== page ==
By Glenn Baja

It’s a sensitive topic: what to do with our aging parents? Granny pods are the latest trend in senior living, allowing seniors to live close to their children but still have the independence of being in their own space. Granny pods offer a great solution for families who don’t want to put their elders in retirement or nursing homes but also want to maintain privacy by not having their parents living under the same roof.

A granny pod marries independence and privacy with safety, proximity to family, and potentially significantly lower cost than a room or suite in a retirement home. They are ideal for seniors who are completely independent and just want to downsize and live close to their kids; or disabled seniors who don’t need round-the-clock care and want some measure of independence.

What Is A Granny Pod?

Officially, granny pods are called ADUs or accessory dwelling units – but ‘granny pod’ has much more personality and charm. Typically around 400-600 square feet, they are designed to house one or two people. While technologically advanced on the inside, they are cozy, functional, and often built in an attractive cottage or bungalow style.

Grannie pods from CNBC.

A granny pod is a tiny house (sometimes called a backyard house or mother-in-law cottage) that is placed or built on the same property as the caregiver’s home. Sewer, water, electricity, and gas are shared with the main house.

The following videos will give you a better idea of how granny pod living can be a great choice for seniors:

How Are Granny Pods Different From Tiny Houses?

Granny pods differ from generic tiny houses in that they incorporate the concept of Universal Design. Universal Design is an approach that uses products and features in a home that simplifies life for everyone, including older adults with or without disabilities, at little or no extra cost. This includes one-story living, wider wheelchair-accessible spaces, raised toilets, walk-in showers, ramps, grab bars and railings, good lighting, and slip-resistant or cushioned floors.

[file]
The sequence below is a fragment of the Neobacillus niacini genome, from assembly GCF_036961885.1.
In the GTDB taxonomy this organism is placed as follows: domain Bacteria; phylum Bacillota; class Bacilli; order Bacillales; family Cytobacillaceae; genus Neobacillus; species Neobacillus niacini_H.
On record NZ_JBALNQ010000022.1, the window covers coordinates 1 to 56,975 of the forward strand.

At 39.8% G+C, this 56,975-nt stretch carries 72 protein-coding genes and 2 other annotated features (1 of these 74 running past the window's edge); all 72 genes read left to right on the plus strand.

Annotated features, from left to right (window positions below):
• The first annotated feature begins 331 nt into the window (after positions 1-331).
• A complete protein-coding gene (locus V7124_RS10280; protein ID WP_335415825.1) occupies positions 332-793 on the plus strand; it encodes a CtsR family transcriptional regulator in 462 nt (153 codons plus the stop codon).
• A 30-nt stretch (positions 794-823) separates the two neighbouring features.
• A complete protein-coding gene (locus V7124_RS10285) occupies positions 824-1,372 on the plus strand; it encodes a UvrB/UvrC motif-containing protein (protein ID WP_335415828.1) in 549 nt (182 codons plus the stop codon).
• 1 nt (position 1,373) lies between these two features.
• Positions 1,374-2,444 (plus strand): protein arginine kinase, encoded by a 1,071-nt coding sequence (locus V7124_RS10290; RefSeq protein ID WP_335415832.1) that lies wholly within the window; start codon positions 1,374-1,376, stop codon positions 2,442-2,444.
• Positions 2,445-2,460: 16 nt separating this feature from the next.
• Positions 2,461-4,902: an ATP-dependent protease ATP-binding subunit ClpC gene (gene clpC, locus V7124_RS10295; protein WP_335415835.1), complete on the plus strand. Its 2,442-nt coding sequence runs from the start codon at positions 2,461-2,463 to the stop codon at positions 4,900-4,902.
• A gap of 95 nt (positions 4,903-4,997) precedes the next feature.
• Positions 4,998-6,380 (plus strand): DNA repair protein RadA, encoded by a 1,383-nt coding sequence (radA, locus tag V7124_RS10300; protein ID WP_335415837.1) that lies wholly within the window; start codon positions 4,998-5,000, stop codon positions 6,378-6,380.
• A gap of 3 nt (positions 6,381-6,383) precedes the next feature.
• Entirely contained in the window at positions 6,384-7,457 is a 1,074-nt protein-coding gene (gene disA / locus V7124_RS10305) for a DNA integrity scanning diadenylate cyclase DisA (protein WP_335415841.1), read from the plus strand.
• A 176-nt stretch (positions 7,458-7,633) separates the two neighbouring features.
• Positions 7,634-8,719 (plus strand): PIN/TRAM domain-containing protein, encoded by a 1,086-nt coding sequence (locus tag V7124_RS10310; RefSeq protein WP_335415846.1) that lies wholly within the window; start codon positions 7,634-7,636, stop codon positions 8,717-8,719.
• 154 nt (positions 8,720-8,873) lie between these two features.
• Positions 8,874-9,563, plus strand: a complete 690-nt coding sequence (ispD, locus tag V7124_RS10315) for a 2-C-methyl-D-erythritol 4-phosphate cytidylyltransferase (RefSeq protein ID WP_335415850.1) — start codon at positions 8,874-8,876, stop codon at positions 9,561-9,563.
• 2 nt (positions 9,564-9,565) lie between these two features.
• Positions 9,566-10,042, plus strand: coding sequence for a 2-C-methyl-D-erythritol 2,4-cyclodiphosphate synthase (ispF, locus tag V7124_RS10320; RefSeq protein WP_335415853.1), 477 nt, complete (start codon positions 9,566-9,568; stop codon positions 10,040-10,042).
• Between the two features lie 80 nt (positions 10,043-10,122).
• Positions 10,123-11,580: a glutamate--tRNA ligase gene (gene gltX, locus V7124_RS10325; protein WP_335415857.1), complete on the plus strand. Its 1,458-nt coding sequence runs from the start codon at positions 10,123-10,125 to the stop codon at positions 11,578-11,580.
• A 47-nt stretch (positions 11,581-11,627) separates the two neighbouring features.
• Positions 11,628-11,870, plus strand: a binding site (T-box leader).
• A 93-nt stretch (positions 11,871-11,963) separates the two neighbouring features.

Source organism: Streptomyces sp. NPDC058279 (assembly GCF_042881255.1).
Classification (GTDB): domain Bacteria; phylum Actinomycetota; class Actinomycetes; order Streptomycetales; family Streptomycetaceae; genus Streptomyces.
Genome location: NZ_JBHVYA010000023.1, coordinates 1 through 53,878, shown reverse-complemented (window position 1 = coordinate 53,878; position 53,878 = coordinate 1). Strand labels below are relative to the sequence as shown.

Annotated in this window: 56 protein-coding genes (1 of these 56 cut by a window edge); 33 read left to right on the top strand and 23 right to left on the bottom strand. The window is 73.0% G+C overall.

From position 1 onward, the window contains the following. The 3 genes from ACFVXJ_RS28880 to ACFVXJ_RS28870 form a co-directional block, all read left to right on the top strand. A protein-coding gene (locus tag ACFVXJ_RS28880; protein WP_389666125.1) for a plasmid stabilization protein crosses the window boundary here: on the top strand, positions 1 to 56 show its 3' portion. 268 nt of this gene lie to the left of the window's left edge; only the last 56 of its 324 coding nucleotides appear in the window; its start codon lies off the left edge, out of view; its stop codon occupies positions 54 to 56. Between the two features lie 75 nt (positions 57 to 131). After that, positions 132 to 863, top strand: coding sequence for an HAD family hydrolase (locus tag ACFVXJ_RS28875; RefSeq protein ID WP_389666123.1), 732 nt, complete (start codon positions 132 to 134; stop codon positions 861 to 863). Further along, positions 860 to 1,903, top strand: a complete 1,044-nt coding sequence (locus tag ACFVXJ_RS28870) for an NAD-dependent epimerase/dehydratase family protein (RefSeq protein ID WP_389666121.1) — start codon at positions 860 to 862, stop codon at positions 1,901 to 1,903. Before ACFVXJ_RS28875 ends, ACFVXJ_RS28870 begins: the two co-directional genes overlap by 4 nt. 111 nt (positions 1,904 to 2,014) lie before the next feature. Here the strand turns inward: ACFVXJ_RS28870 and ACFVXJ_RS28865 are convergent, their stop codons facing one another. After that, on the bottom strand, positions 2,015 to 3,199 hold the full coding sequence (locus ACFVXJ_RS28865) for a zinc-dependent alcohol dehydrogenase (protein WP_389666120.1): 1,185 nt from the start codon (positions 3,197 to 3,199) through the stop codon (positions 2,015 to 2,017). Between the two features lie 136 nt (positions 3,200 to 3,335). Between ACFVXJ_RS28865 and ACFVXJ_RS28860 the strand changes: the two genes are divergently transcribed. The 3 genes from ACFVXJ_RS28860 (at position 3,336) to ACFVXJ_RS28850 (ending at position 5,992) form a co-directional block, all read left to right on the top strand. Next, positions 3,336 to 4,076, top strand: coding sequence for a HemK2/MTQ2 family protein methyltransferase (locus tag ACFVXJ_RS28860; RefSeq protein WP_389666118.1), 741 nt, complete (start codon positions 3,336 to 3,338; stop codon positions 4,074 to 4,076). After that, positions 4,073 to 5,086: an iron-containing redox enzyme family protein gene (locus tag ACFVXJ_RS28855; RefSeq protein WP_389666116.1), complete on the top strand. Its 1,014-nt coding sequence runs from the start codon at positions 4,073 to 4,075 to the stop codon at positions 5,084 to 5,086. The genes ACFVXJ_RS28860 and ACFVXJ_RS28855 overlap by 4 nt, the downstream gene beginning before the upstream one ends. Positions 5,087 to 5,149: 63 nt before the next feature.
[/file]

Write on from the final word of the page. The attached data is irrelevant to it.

Many come equipped with:

  • Medical devices such as first aid kits, defibrillators or ADL assistance such as special bath fixtures and automatic ceiling lifts.
  • Smart technology: HVAC, lighting, door locks, webcams, and two-way communication are often installed to facilitate comfort and communication between the occupant and the caregiver.
  • Health monitoring that tracks movement and vital signs and communicates with caregivers.

Like any tiny home, granny pods are very homey. Typically single-story, granny pods have a kitchen area, bath (usually with a walk-in shower and raised toilet), dining/living space and a main-level bedroom or sleeping space. Storage features are easily accessible. Usually, storage is built-in, minimizing the need for storage furniture such as dressers. Storage is limited in tiny homes, often a welcome opportunity to downsize excessive possessions.

Granny pods can be manufactured off-site and installed on-site, or built from scratch. Depending on the situation, you may need to consider a prefab home since building from scratch can take many months.

Most granny pods are completely mobile. Like most other tiny homes, they are built on trailer beds. Others are built with more permanence in mind, on a foundation.

Are They Legal?

Don’t assume that just because you have the space, you can put a granny pod in your yard. Unfortunately, not all municipalities allow ADUs.

Check with your local zoning authority to find out if you are able to place a pod home on your property. If the answer is no, you may be able to get an exemption by demonstrating a qualifying need. A physician will need to confirm that the occupant has physical or mental impairments that hinder at least two daily activities including eating, dressing, toileting and bathing.

Even if granny pods are allowed where you live, you will still need to get a permit and comply with size restrictions, building codes, special permits, and other regulations.

How Much Do Pods Cost?

Granny pods can cost anywhere from $50,000 to $250,000 depending on the features and size. The features, of course, depend on each family’s unique situation. Not all seniors require constant medical care or special accessories. They may just want to downsize and have “just in case” options for down the road.

To save money, some people convert detached garages, prefab tiny homes, or larger garden sheds into senior-friendly housing.

Where Can You Get Granny Pod Floor Plans?

If you want to custom-build a granny pod, there are several great resources where you can get floor plans or inspiration:

Want to Skip the Granny Pod Floor Plans?


Pod homes give seniors a treasured sense of independence and privacy. Most seniors don’t want to be put in a nursing home. They prefer to be in their own space yet close to family. Granny pods offer a solution for families that have the space to build a comfortable and convenient home for Grandma (and Grandpa!) on their property.

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